Indonesian police move to punish those responsible for the deadly crush in the city of Malang and the country's football federation bans two officials from Arema FC for life over the tragedy.

Witnesses say the tragedy, which has killed 131 people,  unfolded after police officers fired tear gas into packed stands to quell a pitch invasion.
Witnesses say the tragedy, which has killed 131 people, unfolded after police officers fired tear gas into packed stands to quell a pitch invasion. (AFP)

Elite Indonesian police officers are under investigation over a stadium stampede that has killed 131 people, including dozens of children, in one of the deadliest disasters in football history.

On Tuesday, as public anger grew, police moved to punish those responsible for the crush in the city of Malang that witnesses say started when officers fired tear gas into packed stands to quell a pitch invasion.

"As the regional police chief, I am concerned, saddened and at the same time I am sorry for the shortcomings in the security process," East Java police chief Nico Afinta told a press conference.

The terraces of the Kanjuruhan stadium were packed on Saturday evening with 42,000 "Aremania", or Arema FC fans, for a match against fierce rivals Persebaya Surabaya.

But after a 2-3 defeat, the first at home for more than two decades to their adversaries, fans streamed down to the pitch to confront players and management.

Police described the incident as a riot and said two officers were killed, but survivors accused them of overreacting.

Indonesia's football federation banned two officials from Arema FC for life on Tuesday over the weekend tragedy. The club was also fined $16,398), Erwin Tobing, the head of the association's discipline committee, told a news conference.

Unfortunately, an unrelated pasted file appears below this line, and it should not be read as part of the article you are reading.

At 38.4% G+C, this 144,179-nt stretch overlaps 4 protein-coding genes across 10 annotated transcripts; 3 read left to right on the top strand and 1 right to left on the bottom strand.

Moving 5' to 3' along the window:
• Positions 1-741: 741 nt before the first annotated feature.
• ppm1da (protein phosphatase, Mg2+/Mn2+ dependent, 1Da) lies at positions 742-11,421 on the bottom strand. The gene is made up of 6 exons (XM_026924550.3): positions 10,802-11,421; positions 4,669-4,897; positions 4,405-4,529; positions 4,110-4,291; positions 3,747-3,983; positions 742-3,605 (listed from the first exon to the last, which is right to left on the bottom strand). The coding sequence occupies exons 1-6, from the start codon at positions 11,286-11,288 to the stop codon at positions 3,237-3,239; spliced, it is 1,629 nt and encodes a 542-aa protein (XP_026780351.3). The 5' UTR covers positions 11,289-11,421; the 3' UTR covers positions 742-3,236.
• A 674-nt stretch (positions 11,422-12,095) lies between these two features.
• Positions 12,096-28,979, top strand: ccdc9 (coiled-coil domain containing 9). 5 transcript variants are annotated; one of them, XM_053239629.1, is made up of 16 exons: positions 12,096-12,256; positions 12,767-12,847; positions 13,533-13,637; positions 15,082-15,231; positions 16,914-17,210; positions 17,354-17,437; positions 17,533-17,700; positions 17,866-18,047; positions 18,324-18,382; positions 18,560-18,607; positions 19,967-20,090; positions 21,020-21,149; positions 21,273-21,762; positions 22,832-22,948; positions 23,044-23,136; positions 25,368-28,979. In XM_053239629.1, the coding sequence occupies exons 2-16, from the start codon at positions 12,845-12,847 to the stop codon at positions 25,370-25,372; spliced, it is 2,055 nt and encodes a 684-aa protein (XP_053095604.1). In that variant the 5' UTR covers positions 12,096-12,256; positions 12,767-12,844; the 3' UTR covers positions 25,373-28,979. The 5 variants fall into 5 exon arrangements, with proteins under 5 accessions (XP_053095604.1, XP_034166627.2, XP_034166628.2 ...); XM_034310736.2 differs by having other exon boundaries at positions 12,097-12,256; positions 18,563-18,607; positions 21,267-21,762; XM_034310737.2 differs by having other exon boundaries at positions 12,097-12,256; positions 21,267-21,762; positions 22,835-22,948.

Meanwhile, officials revised the death toll upwards from 125, with local health official Wiyanto Wijoyo saying six more victims had succumbed to their injuries.

READ MORE: Indonesia calls for punishment of 'perpetrators' in stadium stampede

Calls for independent probe

Officers responded to the pitch invasion by fans with force, kicking and hitting them with batons, according to witnesses and video footage, prompting more fans to enter the pitch.

"If there was a riot, it (the tear gas) should be fired to the pitch, not in the stand," Danny Agung Prasetyo, coordinator of supporter group Arema DC, told AFP news agency.

The Malang police chief was replaced on Monday, nine officers were suspended and 19 others were put under investigation over the disaster in the stadium, which was filled with only hometown Arema FC fans, national police spokesperson Dedi Prasetyo said.

The Indonesian government suspended the country's national football league and announced a task force to investigate the tragedy. It said the probe would take two to three weeks.

Calls for an independent investigation have grown since details of the stampede started to emerge over the weekend.

READ MORE: A look back into deadly football stadium tragedies

Source: TRTWorld and agencies